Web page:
Tricolored Blackbirds were among the most numerous birds in California during the 19th Century. Since then, the population has declined from somewhere in the millions to approximately 145,000 today.
While similar to the more widespread Red-winged Blackbird, the Tricolored Blackbird can be distinguished by its crimson red shoulder patch with a bright white bar. It is unique among North American birds because it tends to breed in giant colonies that can sometimes include up to 50,000 birds.
There are many reasons for the Tricolored Blackbird's decline. However, the loss of marsh wetlands and nearby foraging habitats along the coast and in the Central Valley is the main issue. As a result, the species has become dependent on agricultural lands, with most of the largest colonies nesting in grain fields. This is a real danger for the bird, as farmers can feel pressured to harvest their crop before the young have left the nest.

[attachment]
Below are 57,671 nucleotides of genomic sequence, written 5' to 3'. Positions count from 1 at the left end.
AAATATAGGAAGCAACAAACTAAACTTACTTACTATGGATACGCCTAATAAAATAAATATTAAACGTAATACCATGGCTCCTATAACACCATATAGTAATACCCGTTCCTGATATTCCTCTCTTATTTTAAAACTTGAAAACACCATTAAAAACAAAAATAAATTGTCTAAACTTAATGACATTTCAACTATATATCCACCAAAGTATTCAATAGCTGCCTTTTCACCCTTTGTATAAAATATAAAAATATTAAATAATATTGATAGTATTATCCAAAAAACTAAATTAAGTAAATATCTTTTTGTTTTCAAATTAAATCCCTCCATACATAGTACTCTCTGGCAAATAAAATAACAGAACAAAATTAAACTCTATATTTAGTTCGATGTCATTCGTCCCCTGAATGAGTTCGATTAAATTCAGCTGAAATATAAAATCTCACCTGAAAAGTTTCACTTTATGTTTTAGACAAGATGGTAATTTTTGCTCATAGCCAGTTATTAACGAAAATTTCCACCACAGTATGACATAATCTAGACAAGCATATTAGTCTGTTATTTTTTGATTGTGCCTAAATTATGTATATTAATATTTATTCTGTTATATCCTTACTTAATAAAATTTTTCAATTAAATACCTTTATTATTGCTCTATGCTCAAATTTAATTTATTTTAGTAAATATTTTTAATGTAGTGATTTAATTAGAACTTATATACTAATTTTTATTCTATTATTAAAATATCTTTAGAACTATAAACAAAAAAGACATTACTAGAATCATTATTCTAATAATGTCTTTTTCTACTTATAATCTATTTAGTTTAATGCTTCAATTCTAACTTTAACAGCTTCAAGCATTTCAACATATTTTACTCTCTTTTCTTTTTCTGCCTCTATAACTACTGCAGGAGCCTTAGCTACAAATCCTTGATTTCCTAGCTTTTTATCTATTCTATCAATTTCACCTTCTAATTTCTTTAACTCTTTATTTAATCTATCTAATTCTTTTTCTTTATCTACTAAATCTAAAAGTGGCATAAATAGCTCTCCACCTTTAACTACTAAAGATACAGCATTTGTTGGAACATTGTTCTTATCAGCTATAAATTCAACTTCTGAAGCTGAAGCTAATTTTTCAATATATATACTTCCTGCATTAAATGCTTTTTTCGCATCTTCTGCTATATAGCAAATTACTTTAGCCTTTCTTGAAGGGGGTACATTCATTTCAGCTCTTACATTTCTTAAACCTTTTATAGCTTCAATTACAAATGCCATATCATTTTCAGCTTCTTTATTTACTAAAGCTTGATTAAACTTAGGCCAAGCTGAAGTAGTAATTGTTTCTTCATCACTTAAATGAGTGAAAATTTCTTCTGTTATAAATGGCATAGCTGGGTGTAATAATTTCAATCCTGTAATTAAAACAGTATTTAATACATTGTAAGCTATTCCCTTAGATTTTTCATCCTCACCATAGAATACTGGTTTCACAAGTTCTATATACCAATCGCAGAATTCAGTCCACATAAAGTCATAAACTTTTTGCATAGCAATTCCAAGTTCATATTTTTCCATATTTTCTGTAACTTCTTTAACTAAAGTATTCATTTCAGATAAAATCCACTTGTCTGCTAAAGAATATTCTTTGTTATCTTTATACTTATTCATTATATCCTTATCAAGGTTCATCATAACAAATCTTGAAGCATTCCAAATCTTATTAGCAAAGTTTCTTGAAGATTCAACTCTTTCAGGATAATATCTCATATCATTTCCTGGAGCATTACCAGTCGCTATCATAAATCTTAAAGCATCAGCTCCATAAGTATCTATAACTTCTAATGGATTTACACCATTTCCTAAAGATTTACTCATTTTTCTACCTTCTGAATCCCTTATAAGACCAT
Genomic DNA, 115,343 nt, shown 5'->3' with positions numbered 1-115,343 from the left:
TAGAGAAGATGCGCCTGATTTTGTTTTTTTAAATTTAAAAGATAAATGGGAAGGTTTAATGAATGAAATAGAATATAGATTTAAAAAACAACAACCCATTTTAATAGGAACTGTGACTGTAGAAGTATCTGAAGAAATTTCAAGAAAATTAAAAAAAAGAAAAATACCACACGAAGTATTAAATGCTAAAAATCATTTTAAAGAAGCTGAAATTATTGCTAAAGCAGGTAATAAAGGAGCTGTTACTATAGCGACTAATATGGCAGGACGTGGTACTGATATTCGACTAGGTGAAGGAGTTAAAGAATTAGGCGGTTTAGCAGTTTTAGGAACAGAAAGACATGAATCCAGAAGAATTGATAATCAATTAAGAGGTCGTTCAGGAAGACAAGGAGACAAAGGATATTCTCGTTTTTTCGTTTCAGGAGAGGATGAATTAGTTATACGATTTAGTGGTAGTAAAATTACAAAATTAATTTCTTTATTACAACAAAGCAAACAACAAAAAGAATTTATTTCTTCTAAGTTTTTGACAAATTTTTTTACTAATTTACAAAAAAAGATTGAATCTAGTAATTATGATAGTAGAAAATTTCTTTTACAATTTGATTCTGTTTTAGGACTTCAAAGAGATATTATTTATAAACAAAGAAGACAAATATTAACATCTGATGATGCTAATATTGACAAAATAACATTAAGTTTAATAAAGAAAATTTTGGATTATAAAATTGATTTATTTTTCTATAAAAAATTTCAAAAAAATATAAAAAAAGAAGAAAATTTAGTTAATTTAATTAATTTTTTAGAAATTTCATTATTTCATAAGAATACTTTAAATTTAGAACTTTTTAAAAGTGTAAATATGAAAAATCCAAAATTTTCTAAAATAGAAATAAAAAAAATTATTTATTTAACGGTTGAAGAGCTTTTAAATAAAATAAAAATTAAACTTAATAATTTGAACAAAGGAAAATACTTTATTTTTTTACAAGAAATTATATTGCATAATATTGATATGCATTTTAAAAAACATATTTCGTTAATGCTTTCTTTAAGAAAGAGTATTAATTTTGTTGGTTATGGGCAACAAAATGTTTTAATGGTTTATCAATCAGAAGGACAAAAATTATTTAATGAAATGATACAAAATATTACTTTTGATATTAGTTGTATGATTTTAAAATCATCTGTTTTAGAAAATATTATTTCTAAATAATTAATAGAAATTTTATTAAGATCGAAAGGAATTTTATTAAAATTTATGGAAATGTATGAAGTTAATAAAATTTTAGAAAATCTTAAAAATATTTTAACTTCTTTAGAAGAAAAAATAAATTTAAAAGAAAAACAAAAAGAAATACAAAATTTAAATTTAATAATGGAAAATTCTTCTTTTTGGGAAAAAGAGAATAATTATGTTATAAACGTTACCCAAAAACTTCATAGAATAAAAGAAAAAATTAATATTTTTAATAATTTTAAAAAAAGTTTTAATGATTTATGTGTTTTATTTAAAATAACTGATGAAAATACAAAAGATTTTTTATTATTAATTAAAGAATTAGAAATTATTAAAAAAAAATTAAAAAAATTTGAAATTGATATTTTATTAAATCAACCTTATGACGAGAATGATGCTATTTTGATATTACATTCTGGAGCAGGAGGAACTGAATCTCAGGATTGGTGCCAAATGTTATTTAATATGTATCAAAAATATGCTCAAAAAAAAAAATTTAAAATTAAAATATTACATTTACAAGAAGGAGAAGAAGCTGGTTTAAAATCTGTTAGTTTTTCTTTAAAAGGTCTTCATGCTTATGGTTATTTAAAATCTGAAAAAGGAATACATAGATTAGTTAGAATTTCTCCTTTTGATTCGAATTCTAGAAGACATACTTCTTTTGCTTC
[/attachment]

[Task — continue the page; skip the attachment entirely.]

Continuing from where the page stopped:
Thankfully, Audubon and partners have developed habitat and management recommendations to assist private landowners in protecting these at-risk species.
Private landowners can make a difference
The vast majority of Tricolored Blackbirds now rely on private, working lands as places to breed and find food. As a result, farms and ranches will play a critical role in conserving Tricolored Blackbirds across California.
When you help Tricolored Blackbirds, you enhance the conservation value of your lands for other species that use the same habitat. Moreover, thriving Tricolored Blackbird colonies indicate environmentally healthy lands.
Help Tricolored Blackbirds on your land
If you live in an area where Tricolored Blackbirds occur, there are a number of things you can do to create a good home for them:
- Create or enhance nesting habitat on your property
- Make sure there is water nearby
- Protect colonies from disturbance
- Protect silage colonies
We want to work with you
Audubon California wants to work with you to create and enhance Tricolored Blackbird habitat. If you have a colony or want more information about helping Tricolored Blackbirds on your land please contact us. For more information about these efforts or to find out how you can help, please contact the Tricolored Blackbird Conservation Project Manager Xerónimo Castañeda at firstname.lastname@example.org.
How you can help, right now
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